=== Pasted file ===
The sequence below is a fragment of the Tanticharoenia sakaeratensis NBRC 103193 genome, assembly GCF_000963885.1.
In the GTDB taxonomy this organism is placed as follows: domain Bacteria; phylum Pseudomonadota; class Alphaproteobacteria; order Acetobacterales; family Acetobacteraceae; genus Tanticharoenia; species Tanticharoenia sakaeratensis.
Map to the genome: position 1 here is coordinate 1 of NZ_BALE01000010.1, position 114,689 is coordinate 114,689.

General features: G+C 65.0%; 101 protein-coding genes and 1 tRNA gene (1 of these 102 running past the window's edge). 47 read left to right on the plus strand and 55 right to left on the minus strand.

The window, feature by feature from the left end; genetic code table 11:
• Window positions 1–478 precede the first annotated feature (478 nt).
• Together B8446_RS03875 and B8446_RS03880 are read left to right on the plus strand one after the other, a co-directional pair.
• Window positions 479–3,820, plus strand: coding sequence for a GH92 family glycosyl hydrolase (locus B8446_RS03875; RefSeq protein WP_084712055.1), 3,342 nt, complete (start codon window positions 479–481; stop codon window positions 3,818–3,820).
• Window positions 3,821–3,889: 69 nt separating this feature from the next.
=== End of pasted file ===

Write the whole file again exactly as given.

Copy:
The sequence below is a fragment of the Tanticharoenia sakaeratensis NBRC 103193 genome, assembly GCF_000963885.1.
In the GTDB taxonomy this organism is placed as follows: domain Bacteria; phylum Pseudomonadota; class Alphaproteobacteria; order Acetobacterales; family Acetobacteraceae; genus Tanticharoenia; species Tanticharoenia sakaeratensis.
Map to the genome: position 1 here is coordinate 1 of NZ_BALE01000010.1, position 114,689 is coordinate 114,689.

General features: G+C 65.0%; 101 protein-coding genes and 1 tRNA gene (1 of these 102 running past the window's edge). 47 read left to right on the plus strand and 55 right to left on the minus strand.

The window, feature by feature from the left end; genetic code table 11:
• Window positions 1–478 precede the first annotated feature (478 nt).
• Together B8446_RS03875 and B8446_RS03880 are read left to right on the plus strand one after the other, a co-directional pair.
• Window positions 479–3,820, plus strand: coding sequence for a GH92 family glycosyl hydrolase (locus B8446_RS03875; RefSeq protein WP_084712055.1), 3,342 nt, complete (start codon window positions 479–481; stop codon window positions 3,818–3,820).
• Window positions 3,821–3,889: 69 nt separating this feature from the next.